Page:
BROOKLINE — As formulas go, Coca-Cola has one that is more secretive and likely would be considered to produce a richer cash flow than the one the USGA employs for its national championship.
But if your passion is for great golf and superb sports entertainment, tip your cap to the show that is in progress at The Country Club. The 122nd US Open will not only head into Sunday’s final round with players who are ranked Nos. 1 (Scottie Scheffler), 2 (Jon Rahm), and 3 (Rory McIlroy) in the world order and very much in contention, but also with players ranked 14th (Will Zalatoris) and 18th (Matt Fitzpatrick) in the lead.
Oh, for good measure, toss in No. 9, Sam Burns, who has only been roaring along in the PGA Tour’s passing lane all year, and the always popular hometown hero story (No. 47 Keegan Bradley, who was born in Vermont and played his high school golf 30 miles from TCC, in Hopkinton) and you have the makings of a scintillating competition upon one of the world’s greatest golf stages.
You also have further validation for the way the folks at the USGA have been overseeing this national championship because, give them their due, it’s been brilliantly consistent.
How so? This competition saw 25 players post sub-par scores Thursday, but only 4 under led. There were 23 players under par after Friday’s second round, but 5 under set the pace. After Saturday’s competition, played in coolish, spring-like weather that produced a field average of 73.531, a stroke-and-a-half higher than Friday, there are just nine players under par and guess what?
The lead is at just 4 under, shared by Zalatoris and Fitzpatrick, and the fact that Rahm is one stroke back and Bradley and Scheffler are two back and Burns and McIlroy sit just three off the lead is a 54-hole leaderboard on par with a few of the sterling ones in recent years.
Harken back to the luster of 2010 at Pebble Beach when five of the top six names on the leaderboard through three rounds were sticks named Dustin Johnson, Graeme McDowell, Tiger Woods, Ernie Els, and Phil Mickelson.
There was sparkle in 2015 at Chambers Bay when Jordan Spieth, Jason Day, Branden Grace, and Johnson were tied for the 54-hole lead.
As for 2018 at Shinnecock, the glitter of a four-way tie for the lead between Daniel Berger, Tony Finau, Brooks Koepka, and Johnson — with Justin Rose and Henrik Stenson right there — was pretty good theater.
But what will take the stage Sunday at The Country Club doesn’t have to take a back seat to those outstanding dramas. It will feature a mixture of firepower, star power, and colorful story lines and it is owed to a philosophy that the USGA employs beautifully:
Soften the course setup slightly in Rounds 1 and 2, let 15-25 players break par each day, allow somewhere around 7 or 6 or 5 or 4 lead for 36, cut the field in half, then tighten things up with pin placements, greens speeds, and firmness.
Think it works? It does if you prefer that elite players win in the toughest conditions, because eight of the last 12 US Open winners have been ranked in the top 15 and the lowest-ranked winner was McDowell (37th) in 2010.
Formulas, however, can only provide the setting. The story lines are what humanize the competition and with the group that will be assembled at The Country Club, there is much to embrace.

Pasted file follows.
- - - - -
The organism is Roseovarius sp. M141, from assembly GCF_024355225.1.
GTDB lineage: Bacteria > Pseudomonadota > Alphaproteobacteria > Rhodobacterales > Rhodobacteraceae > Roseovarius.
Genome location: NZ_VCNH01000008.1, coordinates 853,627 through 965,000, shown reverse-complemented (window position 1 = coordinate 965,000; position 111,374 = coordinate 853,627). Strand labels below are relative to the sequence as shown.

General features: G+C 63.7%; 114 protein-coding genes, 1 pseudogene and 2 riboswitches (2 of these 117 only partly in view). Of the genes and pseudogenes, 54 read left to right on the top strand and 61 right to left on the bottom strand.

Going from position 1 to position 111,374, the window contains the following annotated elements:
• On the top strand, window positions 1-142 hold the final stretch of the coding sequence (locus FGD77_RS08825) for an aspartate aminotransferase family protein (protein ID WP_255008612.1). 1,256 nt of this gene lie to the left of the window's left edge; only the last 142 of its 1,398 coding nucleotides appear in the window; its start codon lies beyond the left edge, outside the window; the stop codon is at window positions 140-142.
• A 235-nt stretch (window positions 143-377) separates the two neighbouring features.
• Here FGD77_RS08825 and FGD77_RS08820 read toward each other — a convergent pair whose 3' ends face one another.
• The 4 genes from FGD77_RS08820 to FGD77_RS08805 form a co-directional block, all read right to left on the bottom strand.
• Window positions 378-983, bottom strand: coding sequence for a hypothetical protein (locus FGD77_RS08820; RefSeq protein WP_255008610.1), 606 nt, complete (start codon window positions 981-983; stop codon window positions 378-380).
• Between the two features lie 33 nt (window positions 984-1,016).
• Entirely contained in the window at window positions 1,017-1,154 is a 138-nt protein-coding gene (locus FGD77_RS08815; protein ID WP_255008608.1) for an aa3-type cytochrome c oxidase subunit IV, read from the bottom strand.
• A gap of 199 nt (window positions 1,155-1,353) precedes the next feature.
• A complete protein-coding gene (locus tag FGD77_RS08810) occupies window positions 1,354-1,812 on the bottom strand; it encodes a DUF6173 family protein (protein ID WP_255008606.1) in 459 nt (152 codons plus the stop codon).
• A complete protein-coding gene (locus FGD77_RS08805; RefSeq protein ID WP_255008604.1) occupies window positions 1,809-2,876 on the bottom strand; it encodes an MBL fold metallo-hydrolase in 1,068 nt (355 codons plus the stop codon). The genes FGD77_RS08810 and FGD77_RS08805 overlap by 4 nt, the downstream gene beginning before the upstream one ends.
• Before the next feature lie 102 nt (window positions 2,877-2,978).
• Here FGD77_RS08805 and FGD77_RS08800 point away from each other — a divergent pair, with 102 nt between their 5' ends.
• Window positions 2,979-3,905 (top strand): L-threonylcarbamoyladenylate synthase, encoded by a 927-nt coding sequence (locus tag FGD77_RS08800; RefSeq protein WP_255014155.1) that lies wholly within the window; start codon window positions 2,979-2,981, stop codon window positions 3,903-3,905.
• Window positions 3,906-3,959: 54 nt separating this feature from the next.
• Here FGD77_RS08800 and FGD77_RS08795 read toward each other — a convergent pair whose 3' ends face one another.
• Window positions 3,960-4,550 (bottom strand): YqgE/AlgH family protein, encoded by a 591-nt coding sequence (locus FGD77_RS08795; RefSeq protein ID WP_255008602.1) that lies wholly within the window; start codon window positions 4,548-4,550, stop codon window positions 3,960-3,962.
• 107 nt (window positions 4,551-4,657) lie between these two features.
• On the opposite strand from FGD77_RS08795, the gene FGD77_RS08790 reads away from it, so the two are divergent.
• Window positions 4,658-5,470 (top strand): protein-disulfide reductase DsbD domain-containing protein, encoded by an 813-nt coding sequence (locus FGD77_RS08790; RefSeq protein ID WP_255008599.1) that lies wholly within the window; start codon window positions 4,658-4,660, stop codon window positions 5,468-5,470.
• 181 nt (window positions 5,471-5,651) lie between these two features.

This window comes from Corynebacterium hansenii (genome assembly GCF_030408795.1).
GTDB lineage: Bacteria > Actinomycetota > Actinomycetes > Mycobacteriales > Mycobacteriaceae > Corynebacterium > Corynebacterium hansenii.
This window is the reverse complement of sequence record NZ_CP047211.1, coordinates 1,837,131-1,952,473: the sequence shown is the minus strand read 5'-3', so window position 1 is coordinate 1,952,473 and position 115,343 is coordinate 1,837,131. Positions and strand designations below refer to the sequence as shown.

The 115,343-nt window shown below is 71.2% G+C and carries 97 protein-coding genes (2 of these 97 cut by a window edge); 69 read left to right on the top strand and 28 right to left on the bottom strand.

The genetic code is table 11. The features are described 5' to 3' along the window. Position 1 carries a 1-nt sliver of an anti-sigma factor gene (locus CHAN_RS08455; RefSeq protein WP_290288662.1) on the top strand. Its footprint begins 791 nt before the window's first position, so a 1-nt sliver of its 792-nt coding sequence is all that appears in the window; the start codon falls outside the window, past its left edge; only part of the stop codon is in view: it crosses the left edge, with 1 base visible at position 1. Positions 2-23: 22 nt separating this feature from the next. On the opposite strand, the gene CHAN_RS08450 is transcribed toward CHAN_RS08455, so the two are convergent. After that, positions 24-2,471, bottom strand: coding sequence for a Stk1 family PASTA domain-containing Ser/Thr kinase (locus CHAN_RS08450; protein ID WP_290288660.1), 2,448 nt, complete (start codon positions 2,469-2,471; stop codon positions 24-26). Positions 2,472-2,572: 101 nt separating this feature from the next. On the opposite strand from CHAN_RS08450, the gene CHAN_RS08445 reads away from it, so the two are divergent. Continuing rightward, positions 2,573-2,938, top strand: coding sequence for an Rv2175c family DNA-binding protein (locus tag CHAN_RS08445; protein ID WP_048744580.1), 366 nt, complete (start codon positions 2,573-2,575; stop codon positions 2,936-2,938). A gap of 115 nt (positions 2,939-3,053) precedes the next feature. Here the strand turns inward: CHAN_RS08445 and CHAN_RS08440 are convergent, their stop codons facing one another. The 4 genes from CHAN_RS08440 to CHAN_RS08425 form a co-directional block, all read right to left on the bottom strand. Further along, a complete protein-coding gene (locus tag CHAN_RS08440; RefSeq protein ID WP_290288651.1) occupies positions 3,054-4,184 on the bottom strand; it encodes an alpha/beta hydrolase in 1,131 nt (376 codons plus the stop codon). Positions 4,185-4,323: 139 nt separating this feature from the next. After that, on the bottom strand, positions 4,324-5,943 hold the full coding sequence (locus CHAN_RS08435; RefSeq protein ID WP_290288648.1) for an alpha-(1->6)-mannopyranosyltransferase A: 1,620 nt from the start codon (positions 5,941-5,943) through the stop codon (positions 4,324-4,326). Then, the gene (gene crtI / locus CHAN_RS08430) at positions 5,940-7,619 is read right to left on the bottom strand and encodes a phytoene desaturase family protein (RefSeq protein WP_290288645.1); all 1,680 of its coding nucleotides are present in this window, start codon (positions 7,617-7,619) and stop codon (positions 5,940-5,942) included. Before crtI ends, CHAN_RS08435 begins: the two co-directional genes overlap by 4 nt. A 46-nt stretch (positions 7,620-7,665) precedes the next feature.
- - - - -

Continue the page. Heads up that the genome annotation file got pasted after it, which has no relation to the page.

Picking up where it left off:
OK, so none of these lads used to caddie at TCC and then walked across the street to win the US Open (as Francis Ouimet did 109 years ago). But Fitzpatrick is pretty much a neighborhood kid, isn’t he?
True, he’s not New England-born — he’s England-born — but every nine years he takes out Massachusetts residency, moves into Jamaica Plain to stay with Will and Jennifer Fulton, then strolls through the gates of The Country Club to compete for a national championship.
Bradley outranks Fitzpatrick for hometown status, of course, unless you know of another competitor in the field who owns a Massachusetts high school golf championship.
As for McIlroy, who owns the hearts of most PGA Tour fans here, there and everywhere for being so vocal in loyalty during tumultuous times, the crowd considers him one of them. Scheffler, who played a four-hole stretch in 5 over to squander the lead, is similarly well-liked, mostly because there’s nothing not to like about a kid who won the Green Jacket in April and does nearly everything correctly.
Zalatoris lost a PGA Championship playoff last month but always appears on the verge of finally getting that first win, whereas it’s hard to remember the last time when Burns didn’t win.
As for Rahm, the choppy double-bogey that knocked him out of the lead at the 18th hole and pushed him one back, the likelihood is it will add fuel to his emotional side. That is good. He got emotional a few times at Torrey Pines last June and that worked out nicely, didn’t it?
For the record, there is a sprinkling of unheralded names (Adam Hadwin is 2 under, tied for fourth; Joel Dahmen is joint seventh, at 1 under). But that was the story in past years, too, with Chez Reavie (2019), Brian Harman (2017), Andrew Landry (2016), Erik Compton (2014), Blake Adams (2012), and Gregory Havret (2010).
Adding a long shot is part of the formula, too, though it’s the chalk that is riding a healthy winning streak.